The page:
Benefits of Air Source Heat Pumps

Air source heat pumps require very little maintenance. An annual check of the main components, cleaning the filters and a safety check is all that is needed.

Air source heat pumps are easily controllable and they maintain a stable temperature inside your home.

No more deliveries of oil, LPG or coal are required.

Air source heat pumps will reduce your home heating bills.

The component parts of air source heat pumps last a long time and long warranties are available.

Switching to an air source heat pump will reduce carbon emissions from your home.

Domestic Renewable Heat Incentive incentives are available for 7 years after installation.

Air Source Heat Pump Grants Scotland
Air Source Heat Pumps FAQs

How much space is required for an air source heat pump?

The NIBE™ F2040 air source heat pump is 895 mm high, 1,035 mm wide, 422 mm deep and weighs 90kg.

You will need a space outside where the air source heat pump can be installed, usually against an outside wall and space around it to allow air flow.

Air Source Heat Pump Grants Scotland

Will I cut my heating bills with an air source heat pump?

Yes.

Most air source heat pumps are more than 300% efficient at converting electrical energy into heat energy. This means that you will need no more than one third of the energy you currently use to heat your home and provide hot water.

Using less energy means that you cut your heating bills and your carbon emissions.

Air Source Heat Pump Grants Scotland

Can I get a grant to help install an air source heat pump?

Grants may be available from the Affordable Warmth Scheme from 1st January 2020 but you should consider the Domestic Renewable Heat Incentive (DRHI) as well.

It is doubtful that you will be able to apply for both schemes.

Instead of an upfront grant to help with the installation cost of an air source heat pump, the DRHI pays a quarterly tariff for seven years based on the annual heat demand for your home. This can be found on your Energy Performance Certificate (EPC).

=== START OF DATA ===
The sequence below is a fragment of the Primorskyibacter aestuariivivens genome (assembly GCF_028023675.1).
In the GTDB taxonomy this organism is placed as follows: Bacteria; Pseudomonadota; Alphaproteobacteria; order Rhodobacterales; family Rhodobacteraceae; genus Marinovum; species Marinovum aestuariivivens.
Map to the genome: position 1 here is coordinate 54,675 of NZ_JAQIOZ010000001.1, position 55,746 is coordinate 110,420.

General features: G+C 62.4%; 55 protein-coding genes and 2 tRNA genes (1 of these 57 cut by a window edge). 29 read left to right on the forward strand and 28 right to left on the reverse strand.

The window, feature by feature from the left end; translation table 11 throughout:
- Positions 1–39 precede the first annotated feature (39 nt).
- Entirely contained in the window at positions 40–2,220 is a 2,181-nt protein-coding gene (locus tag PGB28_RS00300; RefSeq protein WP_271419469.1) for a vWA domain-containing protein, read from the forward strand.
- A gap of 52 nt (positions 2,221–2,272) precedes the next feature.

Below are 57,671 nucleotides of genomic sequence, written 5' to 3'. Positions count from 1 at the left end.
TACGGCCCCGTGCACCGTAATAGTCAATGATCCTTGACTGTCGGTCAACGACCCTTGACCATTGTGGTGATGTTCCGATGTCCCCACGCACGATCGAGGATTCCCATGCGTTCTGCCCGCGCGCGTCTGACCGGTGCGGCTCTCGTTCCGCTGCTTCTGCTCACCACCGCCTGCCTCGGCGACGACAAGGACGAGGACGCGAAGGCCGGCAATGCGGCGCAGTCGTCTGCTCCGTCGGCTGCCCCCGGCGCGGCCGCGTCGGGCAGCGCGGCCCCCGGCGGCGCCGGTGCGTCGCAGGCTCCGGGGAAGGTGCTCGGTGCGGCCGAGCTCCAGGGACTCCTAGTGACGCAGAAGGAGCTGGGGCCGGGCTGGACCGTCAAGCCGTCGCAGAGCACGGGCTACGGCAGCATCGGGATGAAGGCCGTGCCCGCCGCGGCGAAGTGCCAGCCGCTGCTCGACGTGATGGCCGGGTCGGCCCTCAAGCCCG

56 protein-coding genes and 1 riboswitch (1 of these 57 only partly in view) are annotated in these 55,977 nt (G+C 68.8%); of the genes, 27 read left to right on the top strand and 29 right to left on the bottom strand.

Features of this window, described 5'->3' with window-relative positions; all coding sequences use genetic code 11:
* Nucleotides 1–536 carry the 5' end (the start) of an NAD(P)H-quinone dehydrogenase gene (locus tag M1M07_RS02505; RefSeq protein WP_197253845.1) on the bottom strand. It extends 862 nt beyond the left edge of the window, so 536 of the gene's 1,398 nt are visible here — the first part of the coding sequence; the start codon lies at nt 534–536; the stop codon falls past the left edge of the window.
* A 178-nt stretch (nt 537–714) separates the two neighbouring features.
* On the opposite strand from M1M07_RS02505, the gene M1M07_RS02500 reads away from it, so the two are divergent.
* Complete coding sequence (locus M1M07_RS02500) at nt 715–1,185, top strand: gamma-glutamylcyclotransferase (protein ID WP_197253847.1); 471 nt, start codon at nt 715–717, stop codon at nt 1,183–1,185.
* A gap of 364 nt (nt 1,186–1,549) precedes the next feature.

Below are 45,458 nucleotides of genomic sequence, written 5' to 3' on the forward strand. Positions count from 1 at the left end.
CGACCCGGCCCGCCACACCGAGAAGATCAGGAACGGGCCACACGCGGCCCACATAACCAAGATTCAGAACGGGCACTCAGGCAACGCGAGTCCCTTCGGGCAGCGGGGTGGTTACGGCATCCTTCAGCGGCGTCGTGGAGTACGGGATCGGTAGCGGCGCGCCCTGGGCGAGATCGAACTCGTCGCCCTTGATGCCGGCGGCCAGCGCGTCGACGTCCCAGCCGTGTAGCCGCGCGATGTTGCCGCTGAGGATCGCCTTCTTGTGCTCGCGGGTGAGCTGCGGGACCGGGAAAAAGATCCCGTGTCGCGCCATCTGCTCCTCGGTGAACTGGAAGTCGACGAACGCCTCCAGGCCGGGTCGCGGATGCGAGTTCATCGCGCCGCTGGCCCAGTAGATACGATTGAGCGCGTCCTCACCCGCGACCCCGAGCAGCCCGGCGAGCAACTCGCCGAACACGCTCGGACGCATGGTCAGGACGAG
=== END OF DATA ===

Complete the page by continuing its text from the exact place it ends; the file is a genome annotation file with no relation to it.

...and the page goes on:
Householders in Scotland can see their EPC HERE.

Air Source Heat Pump Grants Scotland

How much will I receive in DRHI tariff payments to install an air source heat pump?

The DRHI tariff is calculated based on the annual heat demand for your home which can be found on your Energy Performance Certificate. Householders in Scotland can see their EPC HERE.

The current DRHI tariff for air source heat pumps is 10.71 pence per kilowatt hour. Therefore, if the annual heat demand for your home is 18,000 kWh, your gross annual DRHI tariff will be £1,927.80 (18,000 x 10.71p).

However, because your air source heat pump uses electricity and the Renewable Heat Incentive Scheme will not pay a tariff for the electricity it uses, the gross tariff amount is reduced by the Seasonal Performance Factor (SPF) for your particular air source heat pump.

The adjusted annual RHI tariff payable is calculated as follows:

Domestic Renewable Heat Incentive ASHP tariff calculation adjusted for SPF

In the example above, if the SPF for your air source heat pump was 3.0 (i.e. 300% efficient) the gross annual DRHI tariff of £1,927.80 would be reduced to an actual payment of £1,291.63 per year.

18,000 x 0.67 x 0.1071 = 1,291.62 or £322.91 per quarter.

You can an estimate of your DRHI tariff amount by using the Government’s RHI calculator HERE.

Air Source Heat Pump Grants Scotland

How important is the insulation in my home to the effectiveness of an air source heat pump?

Air source heat pumps provide heat at a lower temperature than a traditional central heating boiler, although they do deliver it all of the time.

Consequently, your home will need to be very well insulated. Indeed, part of the application process for the Domestic Renewable Heat Incentive Scheme involves an assessment to ensure that insulation in your home is adequate.

Air Source Heat Pump Grants Scotland

Air Source Heat Pump Grants Scotland 2020

Air Source Heat Pumps Grants Scotland from the Renewable Heat Incentive